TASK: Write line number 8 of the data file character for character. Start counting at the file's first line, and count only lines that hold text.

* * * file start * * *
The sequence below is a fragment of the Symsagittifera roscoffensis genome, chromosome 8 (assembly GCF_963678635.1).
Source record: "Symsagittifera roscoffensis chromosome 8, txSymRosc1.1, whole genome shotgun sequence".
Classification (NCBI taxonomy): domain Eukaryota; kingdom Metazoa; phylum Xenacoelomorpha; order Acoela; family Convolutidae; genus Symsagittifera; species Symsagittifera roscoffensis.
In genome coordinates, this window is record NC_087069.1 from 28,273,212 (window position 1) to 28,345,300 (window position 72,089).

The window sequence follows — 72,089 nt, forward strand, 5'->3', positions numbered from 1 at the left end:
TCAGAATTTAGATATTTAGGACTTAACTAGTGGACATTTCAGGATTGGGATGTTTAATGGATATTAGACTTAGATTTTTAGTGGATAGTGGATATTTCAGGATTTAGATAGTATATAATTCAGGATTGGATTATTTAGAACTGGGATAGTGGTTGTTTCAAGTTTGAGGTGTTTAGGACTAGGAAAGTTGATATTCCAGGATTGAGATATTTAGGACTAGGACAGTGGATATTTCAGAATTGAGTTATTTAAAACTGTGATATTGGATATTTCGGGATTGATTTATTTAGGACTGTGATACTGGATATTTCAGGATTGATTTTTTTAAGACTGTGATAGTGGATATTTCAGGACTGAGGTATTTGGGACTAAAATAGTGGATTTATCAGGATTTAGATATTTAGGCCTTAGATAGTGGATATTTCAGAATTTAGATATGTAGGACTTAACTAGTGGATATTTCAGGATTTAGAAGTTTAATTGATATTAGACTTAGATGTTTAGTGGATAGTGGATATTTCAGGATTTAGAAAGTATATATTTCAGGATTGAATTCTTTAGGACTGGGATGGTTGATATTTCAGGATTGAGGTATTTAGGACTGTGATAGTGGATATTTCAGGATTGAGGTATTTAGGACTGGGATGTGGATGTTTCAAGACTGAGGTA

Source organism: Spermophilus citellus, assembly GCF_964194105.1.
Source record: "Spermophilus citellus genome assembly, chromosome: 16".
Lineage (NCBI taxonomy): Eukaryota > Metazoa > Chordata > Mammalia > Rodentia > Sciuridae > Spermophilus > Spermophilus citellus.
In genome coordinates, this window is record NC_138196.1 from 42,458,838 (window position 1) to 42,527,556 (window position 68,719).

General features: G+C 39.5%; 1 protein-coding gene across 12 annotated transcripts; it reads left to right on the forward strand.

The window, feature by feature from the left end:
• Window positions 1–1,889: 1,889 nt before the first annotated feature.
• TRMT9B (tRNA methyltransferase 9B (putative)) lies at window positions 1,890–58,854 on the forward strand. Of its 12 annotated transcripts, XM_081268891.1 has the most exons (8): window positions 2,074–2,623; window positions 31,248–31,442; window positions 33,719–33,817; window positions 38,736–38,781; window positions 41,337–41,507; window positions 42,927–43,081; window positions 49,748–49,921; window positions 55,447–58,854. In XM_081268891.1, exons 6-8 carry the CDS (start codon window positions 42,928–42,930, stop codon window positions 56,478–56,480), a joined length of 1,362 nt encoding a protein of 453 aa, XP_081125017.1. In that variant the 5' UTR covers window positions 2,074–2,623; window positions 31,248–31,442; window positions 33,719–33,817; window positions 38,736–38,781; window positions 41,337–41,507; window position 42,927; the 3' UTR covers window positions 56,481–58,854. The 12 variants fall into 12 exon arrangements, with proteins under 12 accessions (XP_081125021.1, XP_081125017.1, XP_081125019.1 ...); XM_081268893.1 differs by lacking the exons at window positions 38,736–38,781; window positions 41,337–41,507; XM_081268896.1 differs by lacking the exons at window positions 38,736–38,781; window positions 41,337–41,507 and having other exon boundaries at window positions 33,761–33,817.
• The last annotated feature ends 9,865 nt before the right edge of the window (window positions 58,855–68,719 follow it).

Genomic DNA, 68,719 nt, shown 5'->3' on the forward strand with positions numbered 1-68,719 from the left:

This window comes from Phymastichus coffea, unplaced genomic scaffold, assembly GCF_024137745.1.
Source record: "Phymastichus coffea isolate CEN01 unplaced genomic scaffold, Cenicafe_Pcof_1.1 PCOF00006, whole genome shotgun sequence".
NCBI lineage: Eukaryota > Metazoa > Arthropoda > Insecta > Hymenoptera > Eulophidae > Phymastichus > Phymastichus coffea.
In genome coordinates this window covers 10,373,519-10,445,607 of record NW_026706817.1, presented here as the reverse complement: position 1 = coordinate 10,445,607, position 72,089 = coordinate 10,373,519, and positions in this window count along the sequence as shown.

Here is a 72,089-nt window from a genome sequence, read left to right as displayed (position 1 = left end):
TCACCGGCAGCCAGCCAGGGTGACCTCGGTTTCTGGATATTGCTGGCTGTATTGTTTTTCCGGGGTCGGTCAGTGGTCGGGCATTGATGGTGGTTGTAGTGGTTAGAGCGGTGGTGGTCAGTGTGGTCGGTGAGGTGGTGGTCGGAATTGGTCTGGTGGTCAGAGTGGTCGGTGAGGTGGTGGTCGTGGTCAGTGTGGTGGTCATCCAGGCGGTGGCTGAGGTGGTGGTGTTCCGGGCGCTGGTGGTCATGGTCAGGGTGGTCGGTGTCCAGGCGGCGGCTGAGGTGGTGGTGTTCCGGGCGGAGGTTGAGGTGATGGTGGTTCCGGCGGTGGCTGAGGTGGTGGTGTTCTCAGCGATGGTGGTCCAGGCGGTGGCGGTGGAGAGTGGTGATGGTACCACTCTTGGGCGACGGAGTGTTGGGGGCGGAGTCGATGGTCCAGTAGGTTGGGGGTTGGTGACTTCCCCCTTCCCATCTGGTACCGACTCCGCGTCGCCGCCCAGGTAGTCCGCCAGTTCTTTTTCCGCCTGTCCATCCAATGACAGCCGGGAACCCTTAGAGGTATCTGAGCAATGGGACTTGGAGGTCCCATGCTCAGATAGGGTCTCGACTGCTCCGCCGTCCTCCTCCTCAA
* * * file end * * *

Source record: "Spermophilus citellus genome assembly, chromosome: 16".